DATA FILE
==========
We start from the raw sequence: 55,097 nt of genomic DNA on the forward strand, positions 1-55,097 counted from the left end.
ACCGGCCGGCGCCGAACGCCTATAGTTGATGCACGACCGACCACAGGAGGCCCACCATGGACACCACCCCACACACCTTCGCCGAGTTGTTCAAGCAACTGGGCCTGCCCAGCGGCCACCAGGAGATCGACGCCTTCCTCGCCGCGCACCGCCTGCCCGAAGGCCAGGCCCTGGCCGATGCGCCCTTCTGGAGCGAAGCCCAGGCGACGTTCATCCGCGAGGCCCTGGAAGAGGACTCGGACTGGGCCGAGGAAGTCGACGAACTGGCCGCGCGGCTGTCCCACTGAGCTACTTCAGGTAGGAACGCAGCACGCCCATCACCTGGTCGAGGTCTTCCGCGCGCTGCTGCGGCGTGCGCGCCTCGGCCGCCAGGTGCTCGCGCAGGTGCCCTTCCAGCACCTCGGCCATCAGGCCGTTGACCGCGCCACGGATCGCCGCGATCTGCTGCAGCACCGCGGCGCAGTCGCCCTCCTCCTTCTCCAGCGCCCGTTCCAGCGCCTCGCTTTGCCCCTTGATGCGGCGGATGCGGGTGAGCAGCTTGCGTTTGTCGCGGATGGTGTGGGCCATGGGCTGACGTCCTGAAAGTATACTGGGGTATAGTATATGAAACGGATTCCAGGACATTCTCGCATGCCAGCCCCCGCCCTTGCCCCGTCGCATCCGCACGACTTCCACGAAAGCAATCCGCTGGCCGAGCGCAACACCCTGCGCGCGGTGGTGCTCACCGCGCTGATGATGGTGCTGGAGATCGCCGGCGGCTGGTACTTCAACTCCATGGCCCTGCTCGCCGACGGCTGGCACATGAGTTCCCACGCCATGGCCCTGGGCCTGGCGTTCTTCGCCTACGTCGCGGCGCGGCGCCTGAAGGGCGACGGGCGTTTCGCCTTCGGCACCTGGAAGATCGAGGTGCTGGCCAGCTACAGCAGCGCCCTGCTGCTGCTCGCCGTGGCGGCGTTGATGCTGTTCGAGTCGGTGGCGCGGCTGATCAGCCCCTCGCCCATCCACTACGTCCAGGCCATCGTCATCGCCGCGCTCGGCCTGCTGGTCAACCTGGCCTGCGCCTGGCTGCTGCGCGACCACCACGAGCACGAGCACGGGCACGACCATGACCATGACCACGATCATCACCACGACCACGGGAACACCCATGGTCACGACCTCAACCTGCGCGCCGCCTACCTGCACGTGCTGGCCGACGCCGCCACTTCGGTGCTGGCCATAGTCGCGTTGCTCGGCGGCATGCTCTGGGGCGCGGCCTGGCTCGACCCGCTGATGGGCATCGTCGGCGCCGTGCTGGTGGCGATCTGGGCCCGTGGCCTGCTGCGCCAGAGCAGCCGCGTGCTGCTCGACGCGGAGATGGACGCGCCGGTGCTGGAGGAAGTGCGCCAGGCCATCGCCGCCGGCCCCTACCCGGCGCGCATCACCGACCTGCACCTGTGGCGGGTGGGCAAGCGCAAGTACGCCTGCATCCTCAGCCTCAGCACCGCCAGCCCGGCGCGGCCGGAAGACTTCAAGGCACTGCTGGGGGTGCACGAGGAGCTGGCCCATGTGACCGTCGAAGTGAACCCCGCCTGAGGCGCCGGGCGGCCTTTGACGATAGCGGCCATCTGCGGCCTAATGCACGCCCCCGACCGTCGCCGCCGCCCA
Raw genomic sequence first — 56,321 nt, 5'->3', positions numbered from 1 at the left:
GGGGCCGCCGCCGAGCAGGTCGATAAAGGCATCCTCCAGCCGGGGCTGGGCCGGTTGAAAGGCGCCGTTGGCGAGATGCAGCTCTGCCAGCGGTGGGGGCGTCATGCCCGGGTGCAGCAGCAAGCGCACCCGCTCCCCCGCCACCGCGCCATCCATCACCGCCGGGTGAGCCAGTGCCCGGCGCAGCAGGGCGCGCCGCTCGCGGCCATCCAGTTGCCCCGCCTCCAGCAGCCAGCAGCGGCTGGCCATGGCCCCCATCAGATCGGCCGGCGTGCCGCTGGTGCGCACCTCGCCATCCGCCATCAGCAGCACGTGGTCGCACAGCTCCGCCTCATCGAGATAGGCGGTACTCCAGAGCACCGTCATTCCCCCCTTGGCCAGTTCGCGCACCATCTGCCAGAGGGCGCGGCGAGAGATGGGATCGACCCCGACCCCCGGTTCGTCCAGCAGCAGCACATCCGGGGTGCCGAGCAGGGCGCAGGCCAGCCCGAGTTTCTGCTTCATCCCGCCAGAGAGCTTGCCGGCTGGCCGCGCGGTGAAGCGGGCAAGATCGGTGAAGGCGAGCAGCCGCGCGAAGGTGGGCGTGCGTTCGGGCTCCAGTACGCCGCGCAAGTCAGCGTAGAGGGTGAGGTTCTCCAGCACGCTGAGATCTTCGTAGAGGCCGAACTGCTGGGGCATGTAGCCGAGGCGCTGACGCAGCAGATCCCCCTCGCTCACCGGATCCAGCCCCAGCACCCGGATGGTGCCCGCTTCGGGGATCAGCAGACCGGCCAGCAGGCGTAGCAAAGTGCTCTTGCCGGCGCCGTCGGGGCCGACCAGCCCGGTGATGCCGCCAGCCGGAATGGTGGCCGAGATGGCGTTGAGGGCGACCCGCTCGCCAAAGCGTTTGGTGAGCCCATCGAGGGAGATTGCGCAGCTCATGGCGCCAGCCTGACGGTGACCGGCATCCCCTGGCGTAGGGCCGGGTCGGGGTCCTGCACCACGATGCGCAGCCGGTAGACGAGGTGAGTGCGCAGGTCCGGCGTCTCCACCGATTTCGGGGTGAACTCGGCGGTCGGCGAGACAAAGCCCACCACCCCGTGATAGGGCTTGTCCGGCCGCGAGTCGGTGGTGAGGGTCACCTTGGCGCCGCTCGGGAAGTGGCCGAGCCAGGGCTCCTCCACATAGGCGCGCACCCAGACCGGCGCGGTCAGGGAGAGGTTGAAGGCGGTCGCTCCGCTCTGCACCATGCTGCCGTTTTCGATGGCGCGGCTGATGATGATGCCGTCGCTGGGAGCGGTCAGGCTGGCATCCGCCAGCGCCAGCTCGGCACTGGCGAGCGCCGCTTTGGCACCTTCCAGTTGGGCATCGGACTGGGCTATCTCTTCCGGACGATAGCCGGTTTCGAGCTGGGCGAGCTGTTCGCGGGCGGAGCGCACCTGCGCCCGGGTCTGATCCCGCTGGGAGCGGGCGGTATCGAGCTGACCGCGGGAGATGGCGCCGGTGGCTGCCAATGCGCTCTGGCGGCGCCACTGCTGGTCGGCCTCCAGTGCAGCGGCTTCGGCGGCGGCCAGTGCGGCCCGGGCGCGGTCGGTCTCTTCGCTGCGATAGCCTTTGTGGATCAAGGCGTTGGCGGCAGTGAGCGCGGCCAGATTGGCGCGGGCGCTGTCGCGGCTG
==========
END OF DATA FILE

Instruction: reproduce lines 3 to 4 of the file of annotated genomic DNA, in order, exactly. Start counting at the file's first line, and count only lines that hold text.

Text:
Raw genomic sequence first — 56,321 nt, 5'->3', positions numbered from 1 at the left:
GGGGCCGCCGCCGAGCAGGTCGATAAAGGCATCCTCCAGCCGGGGCTGGGCCGGTTGAAAGGCGCCGTTGGCGAGATGCAGCTCTGCCAGCGGTGGGGGCGTCATGCCCGGGTGCAGCAGCAAGCGCACCCGCTCCCCCGCCACCGCGCCATCCATCACCGCCGGGTGAGCCAGTGCCCGGCGCAGCAGGGCGCGCCGCTCGCGGCCATCCAGTTGCCCCGCCTCCAGCAGCCAGCAGCGGCTGGCCATGGCCCCCATCAGATCGGCCGGCGTGCCGCTGGTGCGCACCTCGCCATCCGCCATCAGCAGCACGTGGTCGCACAGCTCCGCCTCATCGAGATAGGCGGTACTCCAGAGCACCGTCATTCCCCCCTTGGCCAGTTCGCGCACCATCTGCCAGAGGGCGCGGCGAGAGATGGGATCGACCCCGACCCCCGGTTCGTCCAGCAGCAGCACATCCGGGGTGCCGAGCAGGGCGCAGGCCAGCCCGAGTTTCTGCTTCATCCCGCCAGAGAGCTTGCCGGCTGGCCGCGCGGTGAAGCGGGCAAGATCGGTGAAGGCGAGCAGCCGCGCGAAGGTGGGCGTGCGTTCGGGCTCCAGTACGCCGCGCAAGTCAGCGTAGAGGGTGAGGTTCTCCAGCACGCTGAGATCTTCGTAGAGGCCGAACTGCTGGGGCATGTAGCCGAGGCGCTGACGCAGCAGATCCCCCTCGCTCACCGGATCCAGCCCCAGCACCCGGATGGTGCCCGCTTCGGGGATCAGCAGACCGGCCAGCAGGCGTAGCAAAGTGCTCTTGCCGGCGCCGTCGGGGCCGACCAGCCCGGTGATGCCGCCAGCCGGAATGGTGGCCGAGATGGCGTTGAGGGCGACCCGCTCGCCAAAGCGTTTGGTGAGCCCATCGAGGGAGATTGCGCAGCTCATGGCGCCAGCCTGACGGTGACCGGCATCCCCTGGCGTAGGGCCGGGTCGGGGTCCTGCACCACGATGCGCAGCCGGTAGACGAGGTGAGTGCGCAGGTCCGGCGTCTCCACCGATTTCGGGGTGAACTCGGCGGTCGGCGAGACAAAGCCCACCACCCCGTGATAGGGCTTGTCCGGCCGCGAGTCGGTGGTGAGGGTCACCTTGGCGCCGCTCGGGAAGTGGCCGAGCCAGGGCTCCTCCACATAGGCGCGCACCCAGACCGGCGCGGTCAGGGAGAGGTTGAAGGCGGTCGCTCCGCTCTGCACCATGCTGCCGTTTTCGATGGCGCGGCTGATGATGATGCCGTCGCTGGGAGCGGTCAGGCTGGCATCCGCCAGCGCCAGCTCGGCACTGGCGAGCGCCGCTTTGGCACCTTCCAGTTGGGCATCGGACTGGGCTATCTCTTCCGGACGATAGCCGGTTTCGAGCTGGGCGAGCTGTTCGCGGGCGGAGCGCACCTGCGCCCGGGTCTGATCCCGCTGGGAGCGGGCGGTATCGAGCTGACCGCGGGAGATGGCGCCGGTGGCTGCCAATGCGCTCTGGCGGCGCCACTGCTGGTCGGCCTCCAGTGCAGCGGCTTCGGCGGCGGCCAGTGCGGCCCGGGCGCGGTCGGTCTCTTCGCTGCGATAGCCTTTGTGGATCAAGGCGTTGGCGGCAGTGAGCGCGGCCAGATTGGCGCGGGCGCTGTCGCGGCTG